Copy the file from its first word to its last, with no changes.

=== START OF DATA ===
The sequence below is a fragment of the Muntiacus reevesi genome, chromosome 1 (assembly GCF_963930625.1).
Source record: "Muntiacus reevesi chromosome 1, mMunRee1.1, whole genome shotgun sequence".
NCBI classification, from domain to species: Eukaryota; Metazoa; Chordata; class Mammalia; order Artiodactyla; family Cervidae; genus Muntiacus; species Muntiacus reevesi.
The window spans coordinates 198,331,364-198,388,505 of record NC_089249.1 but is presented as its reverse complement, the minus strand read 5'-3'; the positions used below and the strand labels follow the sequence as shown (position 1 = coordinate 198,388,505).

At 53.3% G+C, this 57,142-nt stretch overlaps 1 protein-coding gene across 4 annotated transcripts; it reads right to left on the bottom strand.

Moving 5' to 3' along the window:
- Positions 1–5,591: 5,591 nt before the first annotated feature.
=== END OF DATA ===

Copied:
The sequence below is a fragment of the Muntiacus reevesi genome, chromosome 1 (assembly GCF_963930625.1).
Source record: "Muntiacus reevesi chromosome 1, mMunRee1.1, whole genome shotgun sequence".
NCBI classification, from domain to species: Eukaryota; Metazoa; Chordata; class Mammalia; order Artiodactyla; family Cervidae; genus Muntiacus; species Muntiacus reevesi.
The window spans coordinates 198,331,364-198,388,505 of record NC_089249.1 but is presented as its reverse complement, the minus strand read 5'-3'; the positions used below and the strand labels follow the sequence as shown (position 1 = coordinate 198,388,505).

At 53.3% G+C, this 57,142-nt stretch overlaps 1 protein-coding gene across 4 annotated transcripts; it reads right to left on the bottom strand.

Moving 5' to 3' along the window:
- Positions 1–5,591: 5,591 nt before the first annotated feature.